How is it Diagnosed?
Physicians can often make a preliminary diagnosis of heart failure with only a medical history and careful physical examination. A physical examination may reveal irregular or rapid heartbeat. There may be distended neck veins, enlarged liver, peripheral edema, and signs of pleural effusion (fluid around the lungs).
Listening to the chest with a stethoscope may reveal lung crackles or abnormal heart sounds. Blood pressure may be normal, elevated, or low.
Enlargement of the heart or decreased heart functioning may be seen on:
- An echocardiogram
- A heart catheterization
- A chest X-ray
- A chest CT scan
- Nuclear heart scans
- An ECG may show arrhythmias and may also detect enlargement of the heart muscle, and the presence of coronary artery disease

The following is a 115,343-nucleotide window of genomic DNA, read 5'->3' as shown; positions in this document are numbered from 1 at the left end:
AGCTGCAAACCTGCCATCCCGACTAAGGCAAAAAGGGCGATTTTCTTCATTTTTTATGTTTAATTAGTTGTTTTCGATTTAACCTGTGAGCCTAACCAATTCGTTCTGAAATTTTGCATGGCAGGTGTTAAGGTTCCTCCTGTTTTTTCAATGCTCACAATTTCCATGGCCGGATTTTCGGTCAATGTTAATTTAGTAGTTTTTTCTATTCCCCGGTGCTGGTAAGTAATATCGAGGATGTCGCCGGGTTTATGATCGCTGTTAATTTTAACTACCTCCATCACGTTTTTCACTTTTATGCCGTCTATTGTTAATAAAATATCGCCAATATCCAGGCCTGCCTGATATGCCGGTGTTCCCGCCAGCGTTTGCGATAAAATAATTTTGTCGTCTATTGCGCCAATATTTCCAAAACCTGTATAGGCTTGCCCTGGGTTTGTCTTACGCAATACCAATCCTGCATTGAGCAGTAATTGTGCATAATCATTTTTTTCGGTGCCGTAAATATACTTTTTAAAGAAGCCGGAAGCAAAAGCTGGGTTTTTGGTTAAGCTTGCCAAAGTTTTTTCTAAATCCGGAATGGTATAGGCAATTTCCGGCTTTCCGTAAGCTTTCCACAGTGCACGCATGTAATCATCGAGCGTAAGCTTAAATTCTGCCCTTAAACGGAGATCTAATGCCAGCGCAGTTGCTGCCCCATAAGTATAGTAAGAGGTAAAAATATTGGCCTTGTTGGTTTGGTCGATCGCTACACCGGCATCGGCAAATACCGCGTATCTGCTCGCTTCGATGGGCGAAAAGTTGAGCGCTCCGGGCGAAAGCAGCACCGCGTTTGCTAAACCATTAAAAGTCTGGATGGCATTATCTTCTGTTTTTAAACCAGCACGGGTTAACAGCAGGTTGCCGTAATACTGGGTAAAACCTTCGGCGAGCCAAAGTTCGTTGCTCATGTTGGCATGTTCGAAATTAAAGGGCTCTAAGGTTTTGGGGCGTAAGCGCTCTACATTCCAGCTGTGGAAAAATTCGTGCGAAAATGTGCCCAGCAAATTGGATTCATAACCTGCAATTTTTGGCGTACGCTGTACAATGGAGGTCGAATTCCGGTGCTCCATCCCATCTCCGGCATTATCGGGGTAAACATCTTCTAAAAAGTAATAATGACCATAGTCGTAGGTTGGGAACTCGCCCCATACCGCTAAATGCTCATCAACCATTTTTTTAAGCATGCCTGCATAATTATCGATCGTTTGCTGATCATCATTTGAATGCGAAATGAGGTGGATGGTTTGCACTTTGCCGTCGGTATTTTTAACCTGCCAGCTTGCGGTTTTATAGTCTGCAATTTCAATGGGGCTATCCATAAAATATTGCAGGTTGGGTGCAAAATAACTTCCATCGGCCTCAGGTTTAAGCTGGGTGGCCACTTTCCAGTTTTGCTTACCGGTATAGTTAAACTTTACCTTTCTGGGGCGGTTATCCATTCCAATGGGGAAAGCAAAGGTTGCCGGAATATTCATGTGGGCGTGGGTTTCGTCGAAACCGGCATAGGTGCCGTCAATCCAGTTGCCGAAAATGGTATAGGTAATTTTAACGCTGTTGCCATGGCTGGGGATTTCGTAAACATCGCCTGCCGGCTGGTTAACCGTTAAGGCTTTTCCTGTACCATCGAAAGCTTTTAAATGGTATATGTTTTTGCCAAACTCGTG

- A urinalysis may indicate kidney failure as a cause of the disorder, or as a consequence of left heart failure
- Multiple blood studies may be performed, including CBC, blood chemistry, and other studies to determine the exact cause of heart failure
At the Maryland Heart Center, the latest diagnostic, medical and surgical therapies are available. Our physicians use state-of-the-art diagnostic tools and revolutionary heart scanning technologies such as three-dimensional echocardiography and ultra-fast chest CT and PET scans to determine the cause of each patient's symptoms. In conjunction with more conventional tests, these sophisticated tools enable practitioners to uniquely tailor the care of each patient.
Please call if you would like to make an appointment or talk to someone about our services. Patients dial 1-866-408-6885, physicians dial 410-328-6622 or 1-800-318-1019.
This page was last updated: September 15, 2014